'My dearest, it is infinitely better to hear you rebuke yourself. Nor that, either. A chapter in your education was lacking; now you can go on smoothly.'
'Now read the poem over again, father. I can hear it now.'
Paula came to the house next morning. She and Annabel had seen very little of each other throughout the season, but, on the last two or three occasions of their meeting, Paula had betrayed a sort of timid desire to speak with more intimacy than was her wont. Annabel was not eager in response, hut, in spite of that letter which you remember, she had always judged her cousin with much tolerance, and a suspicion that Paula Dalmaine was not quite so happy a person as Paula Tyrrell had been, inclined her to speak with gentleness. They were alone together this morning in the drawing-room.
'So you're going to the Pilkingtons',' Paula said, when she had fluttered about a good deal.
'No. We have changed our minds. We go back to Eastbourne.'
'Ah! How's that, Bell?'
'We are a little tired of society, and father needs quietness again. Where do you go?'
'To Scotland, with the Scalpers. Lord Glenroich is going down with us. He's promised to teach me to shoot.'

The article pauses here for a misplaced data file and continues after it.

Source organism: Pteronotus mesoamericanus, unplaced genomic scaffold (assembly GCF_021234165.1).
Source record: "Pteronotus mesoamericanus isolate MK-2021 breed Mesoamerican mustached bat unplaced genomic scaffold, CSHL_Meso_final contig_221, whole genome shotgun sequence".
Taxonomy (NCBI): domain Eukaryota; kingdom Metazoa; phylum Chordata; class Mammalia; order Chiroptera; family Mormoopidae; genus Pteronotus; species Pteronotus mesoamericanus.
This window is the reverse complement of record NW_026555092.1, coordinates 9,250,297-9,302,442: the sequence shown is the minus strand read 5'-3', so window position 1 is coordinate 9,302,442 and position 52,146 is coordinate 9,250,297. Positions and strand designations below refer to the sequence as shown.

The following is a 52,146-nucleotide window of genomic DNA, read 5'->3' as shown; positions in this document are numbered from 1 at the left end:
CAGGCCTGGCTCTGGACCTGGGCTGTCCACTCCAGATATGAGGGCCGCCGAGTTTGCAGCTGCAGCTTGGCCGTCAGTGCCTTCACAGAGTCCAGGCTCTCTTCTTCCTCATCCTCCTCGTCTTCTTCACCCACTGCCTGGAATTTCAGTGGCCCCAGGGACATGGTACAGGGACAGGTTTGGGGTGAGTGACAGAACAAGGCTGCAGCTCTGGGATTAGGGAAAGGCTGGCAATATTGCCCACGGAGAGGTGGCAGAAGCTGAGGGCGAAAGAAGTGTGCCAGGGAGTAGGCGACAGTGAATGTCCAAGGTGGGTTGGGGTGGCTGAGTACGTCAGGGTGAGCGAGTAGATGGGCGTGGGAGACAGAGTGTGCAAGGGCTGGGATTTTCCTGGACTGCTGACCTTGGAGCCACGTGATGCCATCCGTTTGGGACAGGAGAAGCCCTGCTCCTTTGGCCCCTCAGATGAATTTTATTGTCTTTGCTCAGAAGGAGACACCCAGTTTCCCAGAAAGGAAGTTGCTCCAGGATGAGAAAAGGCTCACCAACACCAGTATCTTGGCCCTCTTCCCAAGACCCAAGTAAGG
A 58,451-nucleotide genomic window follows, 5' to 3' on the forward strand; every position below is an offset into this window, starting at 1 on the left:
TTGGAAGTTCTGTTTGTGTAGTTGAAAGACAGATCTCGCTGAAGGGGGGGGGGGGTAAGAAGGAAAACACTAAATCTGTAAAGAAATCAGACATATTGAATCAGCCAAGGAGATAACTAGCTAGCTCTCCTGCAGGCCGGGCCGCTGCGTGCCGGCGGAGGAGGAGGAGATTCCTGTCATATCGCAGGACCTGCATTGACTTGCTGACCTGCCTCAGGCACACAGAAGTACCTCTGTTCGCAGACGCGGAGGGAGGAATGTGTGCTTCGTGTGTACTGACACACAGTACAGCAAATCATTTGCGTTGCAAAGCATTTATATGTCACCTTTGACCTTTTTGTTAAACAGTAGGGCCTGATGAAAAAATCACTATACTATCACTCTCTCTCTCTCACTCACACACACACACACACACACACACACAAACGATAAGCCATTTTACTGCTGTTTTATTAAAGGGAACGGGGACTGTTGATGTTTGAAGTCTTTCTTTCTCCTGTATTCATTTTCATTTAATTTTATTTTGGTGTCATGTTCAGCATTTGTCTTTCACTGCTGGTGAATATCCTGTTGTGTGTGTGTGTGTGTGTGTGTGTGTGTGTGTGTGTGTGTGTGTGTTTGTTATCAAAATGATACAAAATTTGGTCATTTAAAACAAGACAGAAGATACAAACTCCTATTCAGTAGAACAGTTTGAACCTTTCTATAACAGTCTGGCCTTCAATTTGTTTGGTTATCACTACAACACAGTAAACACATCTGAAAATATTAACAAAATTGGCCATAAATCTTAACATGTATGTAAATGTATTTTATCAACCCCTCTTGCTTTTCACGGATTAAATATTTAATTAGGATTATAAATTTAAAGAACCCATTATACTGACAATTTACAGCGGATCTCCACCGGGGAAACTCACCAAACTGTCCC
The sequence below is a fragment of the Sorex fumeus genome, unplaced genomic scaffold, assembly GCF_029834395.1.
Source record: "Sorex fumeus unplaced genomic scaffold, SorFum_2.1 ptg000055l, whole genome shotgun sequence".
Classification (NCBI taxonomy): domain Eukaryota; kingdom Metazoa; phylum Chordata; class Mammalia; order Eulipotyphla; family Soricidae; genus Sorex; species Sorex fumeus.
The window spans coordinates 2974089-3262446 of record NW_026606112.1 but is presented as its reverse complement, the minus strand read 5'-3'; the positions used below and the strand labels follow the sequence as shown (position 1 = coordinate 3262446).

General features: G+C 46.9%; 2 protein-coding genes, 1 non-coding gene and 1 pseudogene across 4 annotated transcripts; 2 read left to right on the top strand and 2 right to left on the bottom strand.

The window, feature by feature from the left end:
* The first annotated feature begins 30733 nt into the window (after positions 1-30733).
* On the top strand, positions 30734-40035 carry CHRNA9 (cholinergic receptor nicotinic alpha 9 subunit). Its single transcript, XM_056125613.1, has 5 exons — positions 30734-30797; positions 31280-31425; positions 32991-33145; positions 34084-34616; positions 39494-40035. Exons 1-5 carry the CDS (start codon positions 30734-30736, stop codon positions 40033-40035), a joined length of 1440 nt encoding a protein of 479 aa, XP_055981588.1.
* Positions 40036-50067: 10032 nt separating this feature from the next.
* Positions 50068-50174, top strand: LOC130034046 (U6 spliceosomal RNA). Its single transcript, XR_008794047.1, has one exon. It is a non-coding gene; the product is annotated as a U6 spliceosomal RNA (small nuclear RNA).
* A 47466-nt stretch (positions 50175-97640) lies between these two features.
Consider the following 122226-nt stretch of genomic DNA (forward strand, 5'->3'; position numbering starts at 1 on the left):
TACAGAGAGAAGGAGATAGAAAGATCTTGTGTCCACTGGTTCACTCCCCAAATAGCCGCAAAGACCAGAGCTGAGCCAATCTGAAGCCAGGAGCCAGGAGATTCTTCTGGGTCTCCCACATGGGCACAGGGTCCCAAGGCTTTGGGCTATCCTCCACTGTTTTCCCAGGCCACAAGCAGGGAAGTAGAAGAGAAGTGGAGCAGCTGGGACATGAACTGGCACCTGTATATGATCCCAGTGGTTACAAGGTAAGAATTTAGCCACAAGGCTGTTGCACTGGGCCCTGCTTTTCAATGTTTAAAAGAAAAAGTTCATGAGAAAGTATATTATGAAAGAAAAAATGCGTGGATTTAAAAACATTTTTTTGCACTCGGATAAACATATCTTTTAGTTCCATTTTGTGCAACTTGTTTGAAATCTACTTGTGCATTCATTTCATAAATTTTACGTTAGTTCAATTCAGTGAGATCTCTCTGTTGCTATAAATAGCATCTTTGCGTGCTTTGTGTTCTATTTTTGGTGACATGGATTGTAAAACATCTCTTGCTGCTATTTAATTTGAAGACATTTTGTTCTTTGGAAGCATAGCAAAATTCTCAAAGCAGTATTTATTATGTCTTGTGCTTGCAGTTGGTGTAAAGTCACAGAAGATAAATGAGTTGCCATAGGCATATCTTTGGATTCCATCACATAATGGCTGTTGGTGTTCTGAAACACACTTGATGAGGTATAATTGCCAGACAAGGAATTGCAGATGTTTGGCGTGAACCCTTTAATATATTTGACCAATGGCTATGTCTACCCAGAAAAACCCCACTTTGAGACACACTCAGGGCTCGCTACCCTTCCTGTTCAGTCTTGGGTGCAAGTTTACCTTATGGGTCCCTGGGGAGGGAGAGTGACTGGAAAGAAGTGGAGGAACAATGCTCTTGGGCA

Paula spoke of these arrangements with less gusto than might have been expected of her. She was fidgety and absent. Suddenly she asked:
'What has become of Mr. Egremont, Bell?'
'He has either gone, or is just going, to America, to live there, I believe, for some time.'
'Oh, indeed!--with anybody, I wonder?'
'He has not told me anything of his affairs, Paula.'
'Then you have seen him?'
'No, I haven't.'
'Don't be cross with me, Bell. I don't mean anything. I only wanted to know something true about him; I can hear lies enough whenever I choose.'
It was pathetic enough, because, for once, evidently sincere. Annabel smiled and made no reply. Then, with abrupt change of subject, Paula remarked:
'I think I shall come and see you at Eastbourne, if you'll let me.'
'I shall be glad.'
'No, you won't exactly be glad, Bell--but, of course, I know you couldn't say you'll be sorry. Still, I shall come, for a day or two, all by myself.'
'Come, and heartily welcome, Paula.'
'Well now, that does sound a little different, I don't often hear people speak like that.'
She nodded a careless good-bye, and at once left the house. She went straight home. Mr. Dalmaine was absent at luncheon-time; Paula ate nothing and talked fretfully to the servant about the provision that was made for her--though she never took the least trouble to see that her domestic concerns went properly. She idled about the drawing-room till three o'clock. A visitor came; her instructions were: 'Not at home.' At half-past three she ordered a hansom to be summoned, instead of her own carriage, and, having dressed with nervous rapidity, she ran downstairs and entered the vehicle. 'Drive to the British Museum,' she spoke up to the cabman through the trap.